Newport Public Library reopening by appointment
While still keeping a watchful eye on the county’s risk level, the Newport Public Library will be reopening on Monday, April 5, with browsing and computer use appointments available with limited walk-ins.
According to a Monday press release from library staff, the library will be open from 10 a.m. to 2 p.m. on Mondays and from 2 to 6 p.m. on Wednesdays for browsing appointments. Computer appointments will be available during the same time periods.
Up to four walk-in patrons will be allowed in the building at a time, and patrons will be limited to one 30-minute browsing session per week. Patrons ages 12 and up are allowed to visit without a parent or guardian, but those 12 and under will require supervision.
Access will be limited to the upstairs floor of the library, but items from the downstairs area and Teen Room will be available upon request at the circulation desk.
If Lincoln County returns to the state’s high or extreme risk categories, browsing and computer access will be suspended until the risk level is back in the moderate or lower-risk status.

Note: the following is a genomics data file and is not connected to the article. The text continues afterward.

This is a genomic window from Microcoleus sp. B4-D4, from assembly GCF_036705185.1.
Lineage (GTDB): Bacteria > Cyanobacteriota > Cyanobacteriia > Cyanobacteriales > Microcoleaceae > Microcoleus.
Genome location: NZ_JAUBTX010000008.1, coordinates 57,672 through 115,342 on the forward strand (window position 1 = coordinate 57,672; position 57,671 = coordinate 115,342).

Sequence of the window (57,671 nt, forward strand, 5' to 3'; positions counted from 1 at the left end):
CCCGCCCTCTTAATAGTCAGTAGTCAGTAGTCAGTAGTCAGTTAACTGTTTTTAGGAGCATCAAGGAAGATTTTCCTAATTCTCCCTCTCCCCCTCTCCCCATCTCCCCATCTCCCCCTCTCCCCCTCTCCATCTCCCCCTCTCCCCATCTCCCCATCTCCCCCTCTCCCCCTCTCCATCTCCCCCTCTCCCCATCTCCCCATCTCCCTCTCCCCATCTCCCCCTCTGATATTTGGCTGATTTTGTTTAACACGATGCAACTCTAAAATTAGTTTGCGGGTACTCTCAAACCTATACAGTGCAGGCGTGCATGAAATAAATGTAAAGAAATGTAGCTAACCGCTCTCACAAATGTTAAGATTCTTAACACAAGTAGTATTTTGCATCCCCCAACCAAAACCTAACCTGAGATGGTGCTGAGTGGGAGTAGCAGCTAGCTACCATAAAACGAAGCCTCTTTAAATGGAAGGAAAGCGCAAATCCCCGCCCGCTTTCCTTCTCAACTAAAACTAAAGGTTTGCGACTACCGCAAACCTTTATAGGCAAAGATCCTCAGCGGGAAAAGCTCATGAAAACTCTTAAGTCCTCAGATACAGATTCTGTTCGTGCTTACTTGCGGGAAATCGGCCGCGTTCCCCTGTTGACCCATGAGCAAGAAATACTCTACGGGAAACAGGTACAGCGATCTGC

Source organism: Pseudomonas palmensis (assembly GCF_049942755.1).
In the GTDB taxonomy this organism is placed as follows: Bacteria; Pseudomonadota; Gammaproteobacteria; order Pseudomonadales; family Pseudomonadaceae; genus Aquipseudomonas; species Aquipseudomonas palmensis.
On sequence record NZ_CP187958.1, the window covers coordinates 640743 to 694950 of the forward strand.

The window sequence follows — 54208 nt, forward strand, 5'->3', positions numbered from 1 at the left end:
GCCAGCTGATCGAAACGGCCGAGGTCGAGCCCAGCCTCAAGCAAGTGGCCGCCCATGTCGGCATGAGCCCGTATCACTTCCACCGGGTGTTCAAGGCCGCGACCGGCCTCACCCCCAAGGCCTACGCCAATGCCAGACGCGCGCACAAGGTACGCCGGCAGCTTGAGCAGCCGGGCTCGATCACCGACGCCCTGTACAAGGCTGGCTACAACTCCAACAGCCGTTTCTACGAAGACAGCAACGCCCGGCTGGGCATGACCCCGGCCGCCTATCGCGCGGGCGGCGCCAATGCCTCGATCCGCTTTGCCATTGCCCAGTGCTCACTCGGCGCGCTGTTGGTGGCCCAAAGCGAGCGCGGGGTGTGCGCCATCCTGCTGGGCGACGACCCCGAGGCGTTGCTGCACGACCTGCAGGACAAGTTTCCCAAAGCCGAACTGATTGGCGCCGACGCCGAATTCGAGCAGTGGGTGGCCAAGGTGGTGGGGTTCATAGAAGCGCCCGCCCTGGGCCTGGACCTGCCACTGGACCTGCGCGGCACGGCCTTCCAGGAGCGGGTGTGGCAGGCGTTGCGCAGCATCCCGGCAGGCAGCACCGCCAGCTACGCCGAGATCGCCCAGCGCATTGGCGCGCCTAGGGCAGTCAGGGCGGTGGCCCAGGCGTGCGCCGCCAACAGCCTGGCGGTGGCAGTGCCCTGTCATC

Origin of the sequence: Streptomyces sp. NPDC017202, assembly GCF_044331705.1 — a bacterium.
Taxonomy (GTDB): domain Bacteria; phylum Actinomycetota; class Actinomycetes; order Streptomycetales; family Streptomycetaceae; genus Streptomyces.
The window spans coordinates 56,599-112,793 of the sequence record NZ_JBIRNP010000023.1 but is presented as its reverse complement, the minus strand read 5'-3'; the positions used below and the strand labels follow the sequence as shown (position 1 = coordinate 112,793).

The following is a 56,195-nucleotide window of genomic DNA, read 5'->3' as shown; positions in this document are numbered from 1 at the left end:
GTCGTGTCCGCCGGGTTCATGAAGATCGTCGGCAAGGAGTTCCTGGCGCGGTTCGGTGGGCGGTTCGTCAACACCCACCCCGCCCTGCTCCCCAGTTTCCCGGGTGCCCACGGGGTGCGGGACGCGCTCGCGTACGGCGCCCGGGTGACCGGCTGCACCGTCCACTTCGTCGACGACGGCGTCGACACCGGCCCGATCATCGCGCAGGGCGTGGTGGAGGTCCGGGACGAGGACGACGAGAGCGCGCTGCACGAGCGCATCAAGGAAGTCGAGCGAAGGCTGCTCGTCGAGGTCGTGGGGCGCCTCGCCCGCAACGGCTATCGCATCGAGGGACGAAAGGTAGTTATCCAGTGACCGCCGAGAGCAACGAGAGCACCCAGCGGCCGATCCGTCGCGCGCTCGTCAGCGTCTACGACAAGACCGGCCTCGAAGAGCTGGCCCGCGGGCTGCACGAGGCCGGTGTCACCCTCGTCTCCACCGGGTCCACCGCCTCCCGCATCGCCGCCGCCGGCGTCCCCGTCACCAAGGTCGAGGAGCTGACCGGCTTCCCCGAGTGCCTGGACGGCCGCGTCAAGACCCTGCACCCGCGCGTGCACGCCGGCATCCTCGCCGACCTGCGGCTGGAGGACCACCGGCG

The library’s take out services will continue to operate Tuesdays and Thursdays from 10 a.m. to 5:30 p.m. Patrons using the take out services can ring the bell near the staff door of the upper parking lot or call in for curbside pickup. Take out service is limited to one visit per week. The loan period for DVDs is one week, while all other items will be for two weeks.
Patrons entering the building will be required to take a temperature test, and any items handled should be placed on carts instead of directly onto shelves for a 24-hour quarantine period. The same quarantine applies to the library’s take out services.
For more information or to schedule an appointment, call 541-265-2153, email at [email protected] or go to www.newportlibrary.org. To access the library’s online catalogue or request holds, go to encore.oceanbooks.org.
“The impact of our library’s closure has been a significant loss for many in our community in terms of access to books, books on CD, music and films, public computers, internet, meeting space, programs, as well as the disruption to personal contact and interactions,” the release read. “New understanding of how the virus spreads and how long it may be viable has allowed for the development of low-risk procedures that facilitate lending of library materials.”